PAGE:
A fellow called Dave Kohlbeck asked to meet me recently. He has a company called Cleanair Products Limited. He initially worked for a multinational company so he has access to export markets. He is into anti-allergy bedding, which sounds unusual, but seemingly there is a good market for it. It helps with dust mite allergies, asthma and other sinus problems. He came up with a business plan. All he needed was a loan of €40,000 and he promised to employ six people in the first year and ten people within three years. He went to the credit union first, thinking it would be his best bet, and it was really impressed. It said that it really liked his business plan but the regulator has stopped it giving money to businesspeople for the moment. He told me that some credit unions are being allowed to do that but some are not. I do not understand that and I have not had a chance to look into it. Next, he went to AIB and Bank of Ireland, but they could not even tell him why they were refusing him. That will not be a shock to any of us, because we know the banks are more or less closed when it comes to lending to business. He went to the South-East Enterprise Platform Programme and the people there were positive and helpful, but they had no money to give him. All the avenues are closed to him. I do not know what he is going to do. He is putting the small amount of savings he had from his last job into trying to put his company on a level where he can look ahead and start to develop the business. He has invested his own money in it, but he needs the €40,000 to get it off the ground and make it work. I do not see how the country will recover if we do not help people like this guy, who is prepared to stick his neck out, be entrepreneurial and go for it. He is full of beans and really energetic. The State has to see that it is in its interests to give such people a leg up.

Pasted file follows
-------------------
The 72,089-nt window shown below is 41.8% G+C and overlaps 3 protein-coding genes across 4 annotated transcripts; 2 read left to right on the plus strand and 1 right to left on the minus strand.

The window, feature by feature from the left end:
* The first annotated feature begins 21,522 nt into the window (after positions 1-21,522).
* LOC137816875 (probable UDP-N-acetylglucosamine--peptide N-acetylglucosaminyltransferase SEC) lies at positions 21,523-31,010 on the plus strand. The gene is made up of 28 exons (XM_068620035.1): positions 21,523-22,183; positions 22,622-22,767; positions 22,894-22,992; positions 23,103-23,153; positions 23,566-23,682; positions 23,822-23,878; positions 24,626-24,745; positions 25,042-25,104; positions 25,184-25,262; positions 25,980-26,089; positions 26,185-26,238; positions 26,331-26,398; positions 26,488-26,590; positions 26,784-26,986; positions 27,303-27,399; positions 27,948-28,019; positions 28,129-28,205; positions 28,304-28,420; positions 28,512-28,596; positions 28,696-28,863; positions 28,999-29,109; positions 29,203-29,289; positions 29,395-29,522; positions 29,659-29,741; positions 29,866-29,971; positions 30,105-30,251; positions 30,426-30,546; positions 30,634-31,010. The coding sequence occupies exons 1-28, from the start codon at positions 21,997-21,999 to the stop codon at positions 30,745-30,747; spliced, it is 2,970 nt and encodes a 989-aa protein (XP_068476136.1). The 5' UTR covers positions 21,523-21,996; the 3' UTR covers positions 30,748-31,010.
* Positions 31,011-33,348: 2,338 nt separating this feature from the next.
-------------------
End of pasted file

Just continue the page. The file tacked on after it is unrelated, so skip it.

Unfortunately, many people are suffering because of the austerity they are experiencing, especially the less well off in society, who are certainly feeling the most pain. I understand the Government’s actions are being dictated very much by European policy, but it can make some decisions. Sadly, it has decided to accept lock, stock and barrel what the Europeans are throwing at us. I have always been pro-European, but I have been following what is happening in Europe very closely for the past few years and I am not so sure any more. Europe was a great thing for us, but I am not sure that will continue. I am not convinced it will survive in its current form because it has become so big and powerful - it has become problematic and unmanageable. Listening to what the Germans have to say, I think they are coming to the same conclusion.